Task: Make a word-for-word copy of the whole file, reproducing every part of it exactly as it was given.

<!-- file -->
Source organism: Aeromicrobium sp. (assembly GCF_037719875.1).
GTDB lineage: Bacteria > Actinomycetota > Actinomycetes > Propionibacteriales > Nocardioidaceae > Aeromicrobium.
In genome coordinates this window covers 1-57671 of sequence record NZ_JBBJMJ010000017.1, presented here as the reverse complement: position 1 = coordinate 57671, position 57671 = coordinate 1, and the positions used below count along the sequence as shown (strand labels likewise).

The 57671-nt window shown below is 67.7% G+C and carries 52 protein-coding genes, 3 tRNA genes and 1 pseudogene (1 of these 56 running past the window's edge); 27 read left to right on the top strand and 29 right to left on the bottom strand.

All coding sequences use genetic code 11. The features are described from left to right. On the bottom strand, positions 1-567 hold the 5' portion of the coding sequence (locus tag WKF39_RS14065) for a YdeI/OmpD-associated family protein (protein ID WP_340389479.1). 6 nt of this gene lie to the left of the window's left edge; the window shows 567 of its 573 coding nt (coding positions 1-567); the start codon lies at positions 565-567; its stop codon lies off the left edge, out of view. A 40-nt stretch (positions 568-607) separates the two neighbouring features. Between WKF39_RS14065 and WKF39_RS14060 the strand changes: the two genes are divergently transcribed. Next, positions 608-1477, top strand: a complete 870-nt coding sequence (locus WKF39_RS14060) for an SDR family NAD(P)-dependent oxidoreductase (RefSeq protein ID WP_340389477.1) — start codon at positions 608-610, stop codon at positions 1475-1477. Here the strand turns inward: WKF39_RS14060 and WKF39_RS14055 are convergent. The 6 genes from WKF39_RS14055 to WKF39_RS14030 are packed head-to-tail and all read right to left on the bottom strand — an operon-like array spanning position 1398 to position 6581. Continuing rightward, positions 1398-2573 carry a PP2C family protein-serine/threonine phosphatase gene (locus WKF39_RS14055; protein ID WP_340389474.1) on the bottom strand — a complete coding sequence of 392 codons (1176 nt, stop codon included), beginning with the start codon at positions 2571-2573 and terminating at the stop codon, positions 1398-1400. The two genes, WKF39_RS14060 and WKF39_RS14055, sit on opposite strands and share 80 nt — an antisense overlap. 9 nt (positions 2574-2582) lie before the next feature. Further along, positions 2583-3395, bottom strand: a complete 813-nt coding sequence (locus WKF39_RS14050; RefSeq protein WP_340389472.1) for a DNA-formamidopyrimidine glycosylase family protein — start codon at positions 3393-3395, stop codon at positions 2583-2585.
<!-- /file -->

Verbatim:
Source organism: Aeromicrobium sp. (assembly GCF_037719875.1).
GTDB lineage: Bacteria > Actinomycetota > Actinomycetes > Propionibacteriales > Nocardioidaceae > Aeromicrobium.
In genome coordinates this window covers 1-57671 of sequence record NZ_JBBJMJ010000017.1, presented here as the reverse complement: position 1 = coordinate 57671, position 57671 = coordinate 1, and the positions used below count along the sequence as shown (strand labels likewise).

The 57671-nt window shown below is 67.7% G+C and carries 52 protein-coding genes, 3 tRNA genes and 1 pseudogene (1 of these 56 running past the window's edge); 27 read left to right on the top strand and 29 right to left on the bottom strand.

All coding sequences use genetic code 11. The features are described from left to right. On the bottom strand, positions 1-567 hold the 5' portion of the coding sequence (locus tag WKF39_RS14065) for a YdeI/OmpD-associated family protein (protein ID WP_340389479.1). 6 nt of this gene lie to the left of the window's left edge; the window shows 567 of its 573 coding nt (coding positions 1-567); the start codon lies at positions 565-567; its stop codon lies off the left edge, out of view. A 40-nt stretch (positions 568-607) separates the two neighbouring features. Between WKF39_RS14065 and WKF39_RS14060 the strand changes: the two genes are divergently transcribed. Next, positions 608-1477, top strand: a complete 870-nt coding sequence (locus WKF39_RS14060) for an SDR family NAD(P)-dependent oxidoreductase (RefSeq protein ID WP_340389477.1) — start codon at positions 608-610, stop codon at positions 1475-1477. Here the strand turns inward: WKF39_RS14060 and WKF39_RS14055 are convergent. The 6 genes from WKF39_RS14055 to WKF39_RS14030 are packed head-to-tail and all read right to left on the bottom strand — an operon-like array spanning position 1398 to position 6581. Continuing rightward, positions 1398-2573 carry a PP2C family protein-serine/threonine phosphatase gene (locus WKF39_RS14055; protein ID WP_340389474.1) on the bottom strand — a complete coding sequence of 392 codons (1176 nt, stop codon included), beginning with the start codon at positions 2571-2573 and terminating at the stop codon, positions 1398-1400. The two genes, WKF39_RS14060 and WKF39_RS14055, sit on opposite strands and share 80 nt — an antisense overlap. 9 nt (positions 2574-2582) lie before the next feature. Further along, positions 2583-3395, bottom strand: a complete 813-nt coding sequence (locus WKF39_RS14050; RefSeq protein WP_340389472.1) for a DNA-formamidopyrimidine glycosylase family protein — start codon at positions 3393-3395, stop codon at positions 2583-2585.